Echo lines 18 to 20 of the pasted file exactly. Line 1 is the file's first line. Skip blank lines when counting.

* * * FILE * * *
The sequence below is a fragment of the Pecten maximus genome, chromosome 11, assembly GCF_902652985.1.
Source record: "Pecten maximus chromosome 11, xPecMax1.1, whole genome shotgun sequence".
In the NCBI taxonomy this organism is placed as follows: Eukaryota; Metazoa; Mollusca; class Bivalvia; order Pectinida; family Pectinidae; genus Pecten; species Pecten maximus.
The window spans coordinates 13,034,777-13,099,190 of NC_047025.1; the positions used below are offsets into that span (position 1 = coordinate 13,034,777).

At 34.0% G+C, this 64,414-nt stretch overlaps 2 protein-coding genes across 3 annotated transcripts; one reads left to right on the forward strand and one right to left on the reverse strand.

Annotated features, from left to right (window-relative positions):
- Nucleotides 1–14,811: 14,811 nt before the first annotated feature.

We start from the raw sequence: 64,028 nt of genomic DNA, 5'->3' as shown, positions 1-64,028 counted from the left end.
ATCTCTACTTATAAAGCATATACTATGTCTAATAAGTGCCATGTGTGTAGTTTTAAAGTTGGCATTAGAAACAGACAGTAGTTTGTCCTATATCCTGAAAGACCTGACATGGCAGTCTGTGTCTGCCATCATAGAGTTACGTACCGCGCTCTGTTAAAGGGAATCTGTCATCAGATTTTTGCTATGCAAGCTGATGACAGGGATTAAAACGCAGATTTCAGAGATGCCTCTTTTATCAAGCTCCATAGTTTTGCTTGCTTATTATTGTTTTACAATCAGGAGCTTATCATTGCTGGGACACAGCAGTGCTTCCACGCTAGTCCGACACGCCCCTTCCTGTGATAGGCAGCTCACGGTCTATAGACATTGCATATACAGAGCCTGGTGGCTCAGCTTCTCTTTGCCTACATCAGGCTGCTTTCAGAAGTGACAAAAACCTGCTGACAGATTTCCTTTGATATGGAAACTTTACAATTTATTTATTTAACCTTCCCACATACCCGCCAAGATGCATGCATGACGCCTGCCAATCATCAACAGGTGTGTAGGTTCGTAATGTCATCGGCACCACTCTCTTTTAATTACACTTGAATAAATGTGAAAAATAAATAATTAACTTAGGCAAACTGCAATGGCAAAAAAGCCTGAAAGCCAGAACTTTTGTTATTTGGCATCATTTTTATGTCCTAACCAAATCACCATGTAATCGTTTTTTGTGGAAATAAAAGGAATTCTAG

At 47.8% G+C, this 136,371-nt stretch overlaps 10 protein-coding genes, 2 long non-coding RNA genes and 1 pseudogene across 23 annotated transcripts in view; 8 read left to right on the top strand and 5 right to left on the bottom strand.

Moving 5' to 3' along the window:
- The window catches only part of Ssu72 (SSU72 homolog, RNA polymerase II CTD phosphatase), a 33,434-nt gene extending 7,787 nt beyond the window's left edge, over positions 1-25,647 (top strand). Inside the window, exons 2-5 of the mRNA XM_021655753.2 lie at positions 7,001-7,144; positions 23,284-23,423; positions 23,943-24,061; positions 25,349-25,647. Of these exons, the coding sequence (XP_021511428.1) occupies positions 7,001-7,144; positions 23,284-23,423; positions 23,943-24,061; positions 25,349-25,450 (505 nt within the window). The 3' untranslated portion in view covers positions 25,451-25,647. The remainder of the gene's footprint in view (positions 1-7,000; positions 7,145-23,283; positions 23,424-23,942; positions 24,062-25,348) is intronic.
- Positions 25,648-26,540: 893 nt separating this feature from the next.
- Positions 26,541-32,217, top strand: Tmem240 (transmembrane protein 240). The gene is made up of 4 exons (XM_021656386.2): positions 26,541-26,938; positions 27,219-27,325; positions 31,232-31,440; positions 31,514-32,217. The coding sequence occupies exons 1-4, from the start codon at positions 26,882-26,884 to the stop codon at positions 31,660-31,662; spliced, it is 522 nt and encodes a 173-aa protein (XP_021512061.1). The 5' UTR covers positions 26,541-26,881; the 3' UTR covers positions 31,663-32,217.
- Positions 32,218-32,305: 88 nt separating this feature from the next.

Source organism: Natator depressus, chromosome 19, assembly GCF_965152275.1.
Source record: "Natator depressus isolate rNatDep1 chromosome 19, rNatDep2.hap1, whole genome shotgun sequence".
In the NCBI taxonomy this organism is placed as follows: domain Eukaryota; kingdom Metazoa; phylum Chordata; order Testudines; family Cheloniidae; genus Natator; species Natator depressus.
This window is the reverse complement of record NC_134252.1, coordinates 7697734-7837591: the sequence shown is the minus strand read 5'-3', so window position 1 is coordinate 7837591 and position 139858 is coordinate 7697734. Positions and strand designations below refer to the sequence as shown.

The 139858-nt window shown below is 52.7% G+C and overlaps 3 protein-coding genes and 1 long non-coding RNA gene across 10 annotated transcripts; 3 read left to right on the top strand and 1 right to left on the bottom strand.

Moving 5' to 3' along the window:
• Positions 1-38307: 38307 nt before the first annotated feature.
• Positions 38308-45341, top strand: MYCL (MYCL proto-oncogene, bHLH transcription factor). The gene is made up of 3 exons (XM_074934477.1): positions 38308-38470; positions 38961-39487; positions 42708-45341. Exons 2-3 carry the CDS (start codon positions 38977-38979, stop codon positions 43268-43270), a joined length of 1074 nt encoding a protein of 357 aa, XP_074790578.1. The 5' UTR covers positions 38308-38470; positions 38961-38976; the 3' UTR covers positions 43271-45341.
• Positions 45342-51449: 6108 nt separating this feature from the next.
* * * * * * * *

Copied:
In the NCBI taxonomy this organism is placed as follows: domain Eukaryota; kingdom Metazoa; phylum Chordata; order Testudines; family Cheloniidae; genus Natator; species Natator depressus.
This window is the reverse complement of record NC_134252.1, coordinates 7697734-7837591: the sequence shown is the minus strand read 5'-3', so window position 1 is coordinate 7837591 and position 139858 is coordinate 7697734. Positions and strand designations below refer to the sequence as shown.

The 139858-nt window shown below is 52.7% G+C and overlaps 3 protein-coding genes and 1 long non-coding RNA gene across 10 annotated transcripts; 3 read left to right on the top strand and 1 right to left on the bottom strand.